The nostalgia of the palace and the mandab though dwindling, still haunts my wistful memory. I have since been a few times to the palace during my school days, but it was not the same. At one time, I was friendly with a son of Bodhchandra Maharaja, born out of wedlock [name withheld] from Leishangthem Leikai.
I knew him through a common friend, the late Chongtham Achoubi from Singjamei. We used to go on picnics to the south of the valley, where the ‘Maharaja’s son’ shot wild pigeons for curry with a 12-bore double-barrel gun. We provided the jeep by turn. He was a better shot than I was. When Bodhchandra became king, he brought his son to live in a bungalow in the palace compound, in the south of the main building.
Later on, in early 1950s, I had access to some rooms at the back of the palace where the ranis lived. thanks to my cousin Yellangbam Ibecha (Rani Kherdani) from Yellangbam Leikai, Imphal. Bodhchandra was attracted to her as she was a very attractive girl with lovely comportment. She and her first cousin Ibemhal, a very good-looking girl, who lived in the adjoining Inkhol (homestead), were my school-time contemporaries.
Many years later, in November 2010, it was a pleasure to meet the titular king Leishemba, along with my daughter Anita, her husband Martin, my son Neil and my wife Margaret at his palace. And again in November 2013. This time without my daughter and her husband. We found him to be quite congenial and intelligent, keeping the decorum and dignity of a titular monarch. We wish him well as a keeper of Manipuri culture and customs, and a unifier of hill and valley people, while functioning as an MP for Rajya Sabha.
During our second visit, we noticed visible signs of neglect of the palace by the crass ineptitude of the ruling Congress Government at that time. The palace garden was decayed. Litter and dirt were piling up everywhere, while the building needed fresh paintwork. Seeing the distressing condition of the tattered royal flag on a pole, fluttering agonisingly in the palace compound, my son Neil donated 2,000 rupees to Leishemba to buy a new flag.
Reminiscing the former glory of the palace, I can still see the carriageway from the north main gate into its low brick-walled compound. It was neatly surfaced by crushed red brick chips with a couple of small fountains with sprinkler nozzles by its sides, which brought the water to life.
The tiny open Durbar Hall was located on the west side of the estate and near the north gate. The main building was painted off-white with some coloured features. At the back of the palace building, there was a quadrangular ornamental pond and a paved space. A few steps up from it led to the main building.
The southern side of the palace compound was bounded by the Thangapat (moat) that used to have boat races. There was a road with an unmanned gate leading to a number of small bungalows on the south of the main building. The East side was walled up while in the west, the palace was limited by a footpath on the bank of the Imphal River. This footpath branched off from the main road to Nongmeibung, near Sanjenthong (bridge) and it connected with Bamon Leikai, passing by the Kabui khun and Mahabali Umang (forest).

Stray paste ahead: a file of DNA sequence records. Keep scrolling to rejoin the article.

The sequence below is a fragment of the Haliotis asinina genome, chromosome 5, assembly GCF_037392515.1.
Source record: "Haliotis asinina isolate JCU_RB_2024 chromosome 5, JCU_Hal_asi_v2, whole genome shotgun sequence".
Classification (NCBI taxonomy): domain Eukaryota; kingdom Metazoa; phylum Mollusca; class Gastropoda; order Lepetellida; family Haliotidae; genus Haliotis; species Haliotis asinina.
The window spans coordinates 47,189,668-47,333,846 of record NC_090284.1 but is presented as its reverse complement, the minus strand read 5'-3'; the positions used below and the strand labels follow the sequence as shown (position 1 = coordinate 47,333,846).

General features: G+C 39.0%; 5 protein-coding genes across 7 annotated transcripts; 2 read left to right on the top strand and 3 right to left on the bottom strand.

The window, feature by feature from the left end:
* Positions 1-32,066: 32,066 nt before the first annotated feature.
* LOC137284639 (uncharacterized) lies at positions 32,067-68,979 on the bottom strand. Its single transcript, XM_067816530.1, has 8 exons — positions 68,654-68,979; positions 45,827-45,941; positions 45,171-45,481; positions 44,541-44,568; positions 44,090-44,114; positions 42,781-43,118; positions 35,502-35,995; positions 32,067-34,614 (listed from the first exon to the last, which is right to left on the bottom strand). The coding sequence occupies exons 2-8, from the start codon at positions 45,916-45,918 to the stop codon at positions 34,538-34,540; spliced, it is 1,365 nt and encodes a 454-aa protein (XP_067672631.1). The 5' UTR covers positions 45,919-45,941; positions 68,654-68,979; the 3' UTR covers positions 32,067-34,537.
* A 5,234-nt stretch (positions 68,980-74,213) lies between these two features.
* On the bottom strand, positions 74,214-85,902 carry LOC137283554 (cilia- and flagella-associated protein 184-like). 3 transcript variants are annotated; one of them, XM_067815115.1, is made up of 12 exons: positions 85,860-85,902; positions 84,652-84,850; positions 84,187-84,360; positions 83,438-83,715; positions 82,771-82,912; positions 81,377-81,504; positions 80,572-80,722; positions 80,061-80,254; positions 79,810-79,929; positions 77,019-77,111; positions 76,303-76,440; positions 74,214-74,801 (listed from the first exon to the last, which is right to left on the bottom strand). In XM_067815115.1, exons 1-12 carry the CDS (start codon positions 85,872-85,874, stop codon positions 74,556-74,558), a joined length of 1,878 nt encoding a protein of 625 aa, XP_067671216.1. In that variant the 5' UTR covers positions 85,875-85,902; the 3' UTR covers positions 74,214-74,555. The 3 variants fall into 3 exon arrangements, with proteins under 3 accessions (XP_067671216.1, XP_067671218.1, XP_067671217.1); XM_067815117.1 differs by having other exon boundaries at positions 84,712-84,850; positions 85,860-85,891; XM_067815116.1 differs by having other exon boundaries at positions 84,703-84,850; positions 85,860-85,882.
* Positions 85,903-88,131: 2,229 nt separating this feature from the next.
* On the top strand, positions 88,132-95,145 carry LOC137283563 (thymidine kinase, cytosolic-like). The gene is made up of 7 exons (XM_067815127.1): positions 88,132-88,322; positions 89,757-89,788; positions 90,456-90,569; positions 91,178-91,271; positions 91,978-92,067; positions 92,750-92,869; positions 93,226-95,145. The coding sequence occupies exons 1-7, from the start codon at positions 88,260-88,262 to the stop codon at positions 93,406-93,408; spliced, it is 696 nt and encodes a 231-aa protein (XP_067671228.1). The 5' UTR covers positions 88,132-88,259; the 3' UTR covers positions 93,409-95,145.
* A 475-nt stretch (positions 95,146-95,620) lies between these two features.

The main gate in the north, pre, post and during WWII, was guarded by armed Manipur police, known as State Military Police (SMP), garrisoned at the Police Lines, in the present 1st Manipur Rifles cantonment. SMP was replaced by the 1st Manipur Rifles Battalion after independence and during the Chief Ministership of MK Priyobrata in 1949. Gurkhas (Gorkhalis) from Shillong were recruited.
More recently, it made my day, when my wife, son and I went to see Rani Kherdani at her residence in November 2019. She was great and still charming. We appreciated the posh sandwiches served without crusts by her adopted nephew Elangbam Priyobrata and his wife. Priyobrata is a likeable young man with an easy-going deportment. He is full of praise for his aunty and remains indebted to her for his growing up. He has earned his reputation as a lecturer in Manipuri language and literature, at the prestigious DM College of Arts in Imphal, and being elected as the General Secretary of Manipur Shahitya Parishad.
Bodhchandra Singh (1908-1955) was the first son of Churachand Maharaja and his second wife Chingakham Shyamasakhi. He had two brothers, Priyobrata and Khedasana, and a step brother known popularly as a dashing Captain Joy. He succeeded his father as king of Manipur in September 1941, when his father abdicated the throne after 50 years’ reign. Bodhchandra’s coronation was delayed till December 1 1941 due to WWII. He was greatly admired by the British during the War, as he stayed put in Imphal at his palace.
Bodhchandra Maharaja had an unfortunate reign, though only for 8 years as de factor ruler, from September 1941 to October 15 1949. Even then, during WWII (1942-45), his administration was taken over by the British Army. Then, after the War, he ran into difficulties because of the emergence of neo-liberal politicians in Manipur. A dustbowl of disappointment was opening up before him, especially as Sardar Vallabhbhai Patel (Iron man), the Deputy Prime Minister of India, began to integrate more than 550 Princely States in India, most of them voluntarily, and some by force.